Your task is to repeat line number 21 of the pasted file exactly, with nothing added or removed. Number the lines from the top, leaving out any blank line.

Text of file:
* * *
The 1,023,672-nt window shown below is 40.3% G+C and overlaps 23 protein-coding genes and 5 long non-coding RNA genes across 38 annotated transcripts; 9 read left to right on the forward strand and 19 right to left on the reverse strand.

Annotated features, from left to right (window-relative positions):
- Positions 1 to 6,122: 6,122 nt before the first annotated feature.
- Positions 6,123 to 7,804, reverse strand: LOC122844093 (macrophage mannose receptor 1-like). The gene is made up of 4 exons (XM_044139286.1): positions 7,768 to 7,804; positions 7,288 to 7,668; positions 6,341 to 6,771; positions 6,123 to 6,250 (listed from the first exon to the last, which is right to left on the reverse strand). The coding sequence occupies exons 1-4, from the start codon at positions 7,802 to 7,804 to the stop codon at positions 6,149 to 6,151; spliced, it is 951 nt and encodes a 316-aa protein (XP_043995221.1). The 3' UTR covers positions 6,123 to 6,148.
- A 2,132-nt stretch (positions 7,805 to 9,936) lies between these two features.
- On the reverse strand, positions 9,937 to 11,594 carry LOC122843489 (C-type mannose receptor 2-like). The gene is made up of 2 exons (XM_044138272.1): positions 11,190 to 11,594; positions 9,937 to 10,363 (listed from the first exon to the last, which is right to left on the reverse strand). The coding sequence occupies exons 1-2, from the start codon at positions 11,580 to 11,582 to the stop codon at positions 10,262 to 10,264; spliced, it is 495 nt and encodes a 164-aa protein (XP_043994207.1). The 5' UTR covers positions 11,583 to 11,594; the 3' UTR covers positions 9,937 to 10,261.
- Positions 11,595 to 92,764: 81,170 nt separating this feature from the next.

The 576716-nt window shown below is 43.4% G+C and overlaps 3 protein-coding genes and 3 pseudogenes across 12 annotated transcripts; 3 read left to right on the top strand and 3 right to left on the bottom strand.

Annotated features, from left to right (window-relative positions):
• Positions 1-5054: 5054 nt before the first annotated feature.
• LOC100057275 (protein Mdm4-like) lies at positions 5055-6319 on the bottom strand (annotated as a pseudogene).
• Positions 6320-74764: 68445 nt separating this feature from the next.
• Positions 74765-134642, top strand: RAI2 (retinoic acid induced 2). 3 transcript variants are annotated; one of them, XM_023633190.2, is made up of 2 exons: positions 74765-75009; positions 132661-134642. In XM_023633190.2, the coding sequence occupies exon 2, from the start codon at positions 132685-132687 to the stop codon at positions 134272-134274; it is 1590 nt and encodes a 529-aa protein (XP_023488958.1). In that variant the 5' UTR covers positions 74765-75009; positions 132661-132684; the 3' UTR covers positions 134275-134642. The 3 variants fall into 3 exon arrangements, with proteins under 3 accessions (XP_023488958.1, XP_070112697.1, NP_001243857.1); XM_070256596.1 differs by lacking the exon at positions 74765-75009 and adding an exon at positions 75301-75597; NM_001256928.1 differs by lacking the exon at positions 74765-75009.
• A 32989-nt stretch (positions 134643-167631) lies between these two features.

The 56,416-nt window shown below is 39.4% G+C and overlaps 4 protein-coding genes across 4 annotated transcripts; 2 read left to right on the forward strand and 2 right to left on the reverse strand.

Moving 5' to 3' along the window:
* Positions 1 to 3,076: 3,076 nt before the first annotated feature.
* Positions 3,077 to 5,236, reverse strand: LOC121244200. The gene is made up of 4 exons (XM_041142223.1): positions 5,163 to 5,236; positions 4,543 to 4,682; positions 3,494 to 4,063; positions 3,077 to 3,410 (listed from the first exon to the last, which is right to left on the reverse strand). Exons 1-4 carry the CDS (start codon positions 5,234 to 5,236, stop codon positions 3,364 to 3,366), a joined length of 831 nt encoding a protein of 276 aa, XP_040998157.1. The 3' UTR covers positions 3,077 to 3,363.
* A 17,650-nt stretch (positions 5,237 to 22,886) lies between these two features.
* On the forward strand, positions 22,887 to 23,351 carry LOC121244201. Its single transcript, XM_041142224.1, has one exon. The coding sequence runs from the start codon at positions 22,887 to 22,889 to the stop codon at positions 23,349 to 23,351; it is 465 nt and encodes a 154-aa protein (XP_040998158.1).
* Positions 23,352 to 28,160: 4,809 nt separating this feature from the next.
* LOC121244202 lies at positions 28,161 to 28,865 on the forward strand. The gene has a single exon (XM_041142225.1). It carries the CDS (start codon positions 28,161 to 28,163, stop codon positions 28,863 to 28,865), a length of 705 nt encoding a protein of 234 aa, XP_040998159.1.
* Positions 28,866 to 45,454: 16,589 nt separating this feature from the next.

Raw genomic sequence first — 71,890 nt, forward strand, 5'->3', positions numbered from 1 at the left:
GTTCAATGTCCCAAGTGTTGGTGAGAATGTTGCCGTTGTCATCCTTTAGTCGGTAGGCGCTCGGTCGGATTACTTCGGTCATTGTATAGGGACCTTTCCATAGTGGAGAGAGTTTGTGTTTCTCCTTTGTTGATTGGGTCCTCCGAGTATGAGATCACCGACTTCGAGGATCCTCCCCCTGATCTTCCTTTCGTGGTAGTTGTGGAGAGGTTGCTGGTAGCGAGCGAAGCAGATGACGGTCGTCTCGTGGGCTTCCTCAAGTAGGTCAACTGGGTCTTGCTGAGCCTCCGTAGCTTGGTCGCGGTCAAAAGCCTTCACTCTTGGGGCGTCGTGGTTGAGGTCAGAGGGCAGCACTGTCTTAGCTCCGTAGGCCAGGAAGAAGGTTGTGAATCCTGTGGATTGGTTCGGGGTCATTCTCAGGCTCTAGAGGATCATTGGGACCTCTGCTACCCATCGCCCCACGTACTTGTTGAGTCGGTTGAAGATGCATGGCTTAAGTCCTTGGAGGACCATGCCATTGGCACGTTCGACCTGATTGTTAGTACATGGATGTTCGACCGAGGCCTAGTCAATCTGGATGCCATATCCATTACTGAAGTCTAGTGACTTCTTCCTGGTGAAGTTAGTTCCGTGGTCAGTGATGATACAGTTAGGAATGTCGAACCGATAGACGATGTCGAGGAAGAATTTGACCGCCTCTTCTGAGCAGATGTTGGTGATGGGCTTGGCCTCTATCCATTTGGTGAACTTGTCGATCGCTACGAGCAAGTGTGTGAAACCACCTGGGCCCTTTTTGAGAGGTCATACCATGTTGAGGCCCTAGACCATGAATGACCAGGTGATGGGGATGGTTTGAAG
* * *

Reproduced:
* Positions 23,352 to 28,160: 4,809 nt separating this feature from the next.